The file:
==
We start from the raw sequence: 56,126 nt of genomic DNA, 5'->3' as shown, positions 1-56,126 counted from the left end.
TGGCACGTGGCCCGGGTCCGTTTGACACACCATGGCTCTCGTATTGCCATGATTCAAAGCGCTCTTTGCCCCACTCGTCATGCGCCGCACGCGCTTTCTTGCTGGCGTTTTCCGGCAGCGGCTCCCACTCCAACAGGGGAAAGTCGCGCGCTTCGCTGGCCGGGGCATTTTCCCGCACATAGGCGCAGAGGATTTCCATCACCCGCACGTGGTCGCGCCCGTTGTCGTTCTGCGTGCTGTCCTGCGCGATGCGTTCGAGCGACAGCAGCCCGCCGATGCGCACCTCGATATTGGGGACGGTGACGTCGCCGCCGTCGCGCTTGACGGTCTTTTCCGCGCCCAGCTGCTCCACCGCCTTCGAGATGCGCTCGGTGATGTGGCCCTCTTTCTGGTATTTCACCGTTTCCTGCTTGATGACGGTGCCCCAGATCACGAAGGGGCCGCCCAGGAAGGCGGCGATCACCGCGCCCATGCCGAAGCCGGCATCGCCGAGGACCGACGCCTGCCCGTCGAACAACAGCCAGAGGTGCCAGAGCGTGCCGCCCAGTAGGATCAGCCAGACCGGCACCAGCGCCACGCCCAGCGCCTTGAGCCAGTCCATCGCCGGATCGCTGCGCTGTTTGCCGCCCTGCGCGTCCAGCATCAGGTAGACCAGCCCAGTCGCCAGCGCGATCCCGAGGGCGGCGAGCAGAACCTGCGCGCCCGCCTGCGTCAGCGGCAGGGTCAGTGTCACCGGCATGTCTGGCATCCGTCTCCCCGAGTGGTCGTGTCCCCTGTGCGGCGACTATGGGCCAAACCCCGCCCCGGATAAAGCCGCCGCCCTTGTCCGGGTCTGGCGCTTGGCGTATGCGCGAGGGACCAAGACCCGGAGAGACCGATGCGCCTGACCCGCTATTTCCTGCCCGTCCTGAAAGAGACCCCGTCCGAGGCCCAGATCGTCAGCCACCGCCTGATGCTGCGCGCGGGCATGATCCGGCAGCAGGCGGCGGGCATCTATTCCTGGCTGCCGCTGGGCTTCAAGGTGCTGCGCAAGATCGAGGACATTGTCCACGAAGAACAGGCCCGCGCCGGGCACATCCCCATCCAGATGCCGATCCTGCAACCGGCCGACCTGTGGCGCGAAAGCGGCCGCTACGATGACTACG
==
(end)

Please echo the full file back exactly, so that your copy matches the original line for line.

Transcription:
We start from the raw sequence: 56,126 nt of genomic DNA, 5'->3' as shown, positions 1-56,126 counted from the left end.
TGGCACGTGGCCCGGGTCCGTTTGACACACCATGGCTCTCGTATTGCCATGATTCAAAGCGCTCTTTGCCCCACTCGTCATGCGCCGCACGCGCTTTCTTGCTGGCGTTTTCCGGCAGCGGCTCCCACTCCAACAGGGGAAAGTCGCGCGCTTCGCTGGCCGGGGCATTTTCCCGCACATAGGCGCAGAGGATTTCCATCACCCGCACGTGGTCGCGCCCGTTGTCGTTCTGCGTGCTGTCCTGCGCGATGCGTTCGAGCGACAGCAGCCCGCCGATGCGCACCTCGATATTGGGGACGGTGACGTCGCCGCCGTCGCGCTTGACGGTCTTTTCCGCGCCCAGCTGCTCCACCGCCTTCGAGATGCGCTCGGTGATGTGGCCCTCTTTCTGGTATTTCACCGTTTCCTGCTTGATGACGGTGCCCCAGATCACGAAGGGGCCGCCCAGGAAGGCGGCGATCACCGCGCCCATGCCGAAGCCGGCATCGCCGAGGACCGACGCCTGCCCGTCGAACAACAGCCAGAGGTGCCAGAGCGTGCCGCCCAGTAGGATCAGCCAGACCGGCACCAGCGCCACGCCCAGCGCCTTGAGCCAGTCCATCGCCGGATCGCTGCGCTGTTTGCCGCCCTGCGCGTCCAGCATCAGGTAGACCAGCCCAGTCGCCAGCGCGATCCCGAGGGCGGCGAGCAGAACCTGCGCGCCCGCCTGCGTCAGCGGCAGGGTCAGTGTCACCGGCATGTCTGGCATCCGTCTCCCCGAGTGGTCGTGTCCCCTGTGCGGCGACTATGGGCCAAACCCCGCCCCGGATAAAGCCGCCGCCCTTGTCCGGGTCTGGCGCTTGGCGTATGCGCGAGGGACCAAGACCCGGAGAGACCGATGCGCCTGACCCGCTATTTCCTGCCCGTCCTGAAAGAGACCCCGTCCGAGGCCCAGATCGTCAGCCACCGCCTGATGCTGCGCGCGGGCATGATCCGGCAGCAGGCGGCGGGCATCTATTCCTGGCTGCCGCTGGGCTTCAAGGTGCTGCGCAAGATCGAGGACATTGTCCACGAAGAACAGGCCCGCGCCGGGCACATCCCCATCCAGATGCCGATCCTGCAACCGGCCGACCTGTGGCGCGAAAGCGGCCGCTACGATGACTACG